Assembling the cast proved just as difficult. The name of Norma Desmond was a combination of "predatory" silent film star Norma Talmadge and director William Desmond Taylor, whose unsolved murder back in 1922 remains one of Hollywood's most notorious scandals. The character also shared traits with several more reclusive silent movie queens like Mary Pickford, Mae Murray, Clara Bow and Mabel Normand; most of whom Wilder tried and failed to coax into starring in the picture. Mae West also said no, and Pola Negri's thick accent was deemed insurmountable. Wilder then turned to George Cukor for suggestions, and he immediately recommended Gloria Swanson, who had been Paramount's biggest money-maker for six-straight years in the 1920s. During her heyday, people flocked to her films not only to see the starlet but to also ogle at her wardrobe. Decked in ornate gowns, with extravagant beadwork, topped off with jewels and feathers, Swanson was the epitome of haute couture, making her one of Hollywood's first breakout stars. (She really was that big, but instead of her pictures getting smaller they got bigger as her career stalled in the sound era. More on this in a sec.) But Swanson almost rejected the role upfront when Wilder asked for screen-test, feeling she was above such things. Luckily, Cukor stepped in again and encouraged her to do it -- and by 'encouraged' I mean he threatened to shoot her if she didn't do the test.
"The last one I wrote was about Okies in the dust bowl," says Über-cynic and failed screen-writer, Joe Gillis. "You'd never know, because when it reached the screen, the whole thing played on a torpedo boat." Montgomery Clift was originally cast for the role but he broke his contract and bailed-out two weeks into production, fearing the film mirrored his own relationship with aging actress, Libby Holman, a little too closely. Needing a replacement, and quickly, Wilder offered the role to Fred MacMurray, but he didn't like the character's motivations and turned it down flat. They approached MGM about the possible loan of Gene Kelly, who was eager, but the studio refused. Paramount then suggested William Holden, whose career had essentially stalled since his smashing debut in Golden Boy (1930). Wilder wasn't too keen on it, but he was desperate enough to hire him -- a gamble that paid off big time here and in future collaborative projects Stalag 17 (1953) and Sabrina (1954).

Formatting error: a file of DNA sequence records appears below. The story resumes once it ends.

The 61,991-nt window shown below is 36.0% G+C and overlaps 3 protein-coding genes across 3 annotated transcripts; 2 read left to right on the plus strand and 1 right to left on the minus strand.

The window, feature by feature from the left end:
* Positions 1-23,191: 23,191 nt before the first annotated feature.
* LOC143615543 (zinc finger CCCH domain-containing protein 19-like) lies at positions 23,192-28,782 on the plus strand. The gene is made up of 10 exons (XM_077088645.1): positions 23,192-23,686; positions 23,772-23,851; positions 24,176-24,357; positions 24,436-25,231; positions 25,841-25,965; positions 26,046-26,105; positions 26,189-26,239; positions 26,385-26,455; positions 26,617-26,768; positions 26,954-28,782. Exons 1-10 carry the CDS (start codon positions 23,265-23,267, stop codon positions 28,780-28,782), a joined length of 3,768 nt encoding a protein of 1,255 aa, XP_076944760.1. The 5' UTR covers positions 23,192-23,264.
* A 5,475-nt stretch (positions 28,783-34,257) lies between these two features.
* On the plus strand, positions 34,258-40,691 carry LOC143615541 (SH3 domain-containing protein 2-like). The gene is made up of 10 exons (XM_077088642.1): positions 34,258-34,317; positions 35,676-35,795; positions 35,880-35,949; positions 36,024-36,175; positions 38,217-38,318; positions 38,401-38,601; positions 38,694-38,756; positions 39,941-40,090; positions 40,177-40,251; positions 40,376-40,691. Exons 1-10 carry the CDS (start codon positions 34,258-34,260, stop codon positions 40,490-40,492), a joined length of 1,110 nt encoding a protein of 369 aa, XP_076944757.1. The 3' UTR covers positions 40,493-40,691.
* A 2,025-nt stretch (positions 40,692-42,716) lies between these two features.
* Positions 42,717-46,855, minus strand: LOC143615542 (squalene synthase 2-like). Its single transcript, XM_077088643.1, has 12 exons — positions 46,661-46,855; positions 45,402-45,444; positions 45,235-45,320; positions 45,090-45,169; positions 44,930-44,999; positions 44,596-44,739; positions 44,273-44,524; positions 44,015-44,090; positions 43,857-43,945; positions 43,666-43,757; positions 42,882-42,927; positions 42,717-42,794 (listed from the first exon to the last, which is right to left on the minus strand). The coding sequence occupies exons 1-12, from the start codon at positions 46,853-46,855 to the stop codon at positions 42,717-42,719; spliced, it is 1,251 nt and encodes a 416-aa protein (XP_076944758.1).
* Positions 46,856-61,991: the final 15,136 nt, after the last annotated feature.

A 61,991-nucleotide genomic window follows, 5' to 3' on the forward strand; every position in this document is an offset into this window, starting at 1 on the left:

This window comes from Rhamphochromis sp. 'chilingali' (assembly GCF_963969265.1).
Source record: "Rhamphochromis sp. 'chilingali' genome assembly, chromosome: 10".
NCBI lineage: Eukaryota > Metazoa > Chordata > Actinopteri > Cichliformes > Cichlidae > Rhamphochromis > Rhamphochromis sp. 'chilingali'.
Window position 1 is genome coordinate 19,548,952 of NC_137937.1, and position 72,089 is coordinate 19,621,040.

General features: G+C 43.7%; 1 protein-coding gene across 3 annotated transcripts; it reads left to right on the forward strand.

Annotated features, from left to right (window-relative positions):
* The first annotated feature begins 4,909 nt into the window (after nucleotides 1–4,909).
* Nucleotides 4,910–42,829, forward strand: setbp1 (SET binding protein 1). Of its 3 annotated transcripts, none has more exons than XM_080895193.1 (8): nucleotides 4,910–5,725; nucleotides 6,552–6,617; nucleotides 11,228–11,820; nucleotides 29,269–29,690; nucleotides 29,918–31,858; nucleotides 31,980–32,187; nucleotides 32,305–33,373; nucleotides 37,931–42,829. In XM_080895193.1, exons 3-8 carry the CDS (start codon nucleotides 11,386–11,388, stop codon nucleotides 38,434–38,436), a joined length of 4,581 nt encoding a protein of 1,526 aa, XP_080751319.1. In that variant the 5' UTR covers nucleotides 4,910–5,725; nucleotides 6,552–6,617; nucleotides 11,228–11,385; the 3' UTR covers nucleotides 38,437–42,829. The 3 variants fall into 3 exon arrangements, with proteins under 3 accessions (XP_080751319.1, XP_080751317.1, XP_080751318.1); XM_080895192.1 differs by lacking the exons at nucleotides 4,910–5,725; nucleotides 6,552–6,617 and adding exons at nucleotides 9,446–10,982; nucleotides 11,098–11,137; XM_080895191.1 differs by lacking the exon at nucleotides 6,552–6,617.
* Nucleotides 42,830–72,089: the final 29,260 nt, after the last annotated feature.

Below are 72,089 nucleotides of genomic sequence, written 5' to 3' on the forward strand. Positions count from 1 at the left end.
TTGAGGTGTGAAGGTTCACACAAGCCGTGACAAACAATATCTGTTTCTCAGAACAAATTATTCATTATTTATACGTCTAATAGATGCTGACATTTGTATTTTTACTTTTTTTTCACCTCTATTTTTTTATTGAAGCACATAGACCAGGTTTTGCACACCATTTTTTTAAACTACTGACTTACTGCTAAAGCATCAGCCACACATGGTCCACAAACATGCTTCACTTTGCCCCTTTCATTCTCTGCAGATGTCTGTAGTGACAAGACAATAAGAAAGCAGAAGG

Another prominent character was located at 3810 Wilshire Blvd. Originally built in 1924 by William Jenkins, who lived in the expansive, Gothic mansion for one year before abandoning it for almost a decade, earning the abode the nickname "The Phantom." Jenkins eventually sold it to J. Paul Getty, who lost it in a divorce to his second wife, who eventually rented it out to Paramount for the picture, who added the swimming pool, which in typical make-believe land was a total facade, had no filtration system, and so, was essentially useless after filming wrapped. (The mansion and the (empty) pool were re-used briefly in Nicholas Ray's Rebel Without a Cause (1955) before being torn down and replaced with an office building.) For the interior, Wilder hired set designer Hans Dreier, who had been an interior designer on the homes of silent stars Bebe Daniels and Norma Shearer. Swanson contributed her personal collection of photographs and memorabilia for Norma Desmond's home, blurring the line between fictional past and authentic career. And while filming inside, cinematographer John Seitz would sprinkle dust into the air, which would catch in the lights, adding a surreal, dreamlike effect.
Sticking with the life-imitates-art theme, Wilder cast Erich von Stroheim as Max, the loyal butler. Again, Von Stroheim added all kinds of subtle touches to the film. I just love the meta-moments when Desmond and Gillis are looking at [Swanson's] old films, and the actress starts pantomiming in front of the screen, including a dead-on impersonation of Charlie Chaplin. It was Von Stroheim who suggested they use clips of Queen Kelly (1929), a film Swanson had produced and Von Stroheim directed. It's the bigger picture I alluded to earlier, where the director went way over budget and deviated wildly from the script, causing Swanson to fire him and spend the next two years trying to salvage the project. (Some of the newer sequences were directed by Swanson herself.) In the film, Max claims he discovered Desmond and made her a star. In real life it was Cecil B. Demille who launched Swanson's career, making it only fitting that he play himself for Desmond's triumphant but ultimately heartbreaking return to Paramount Studios; one of the many sizzling examples of verisimilitude in the film.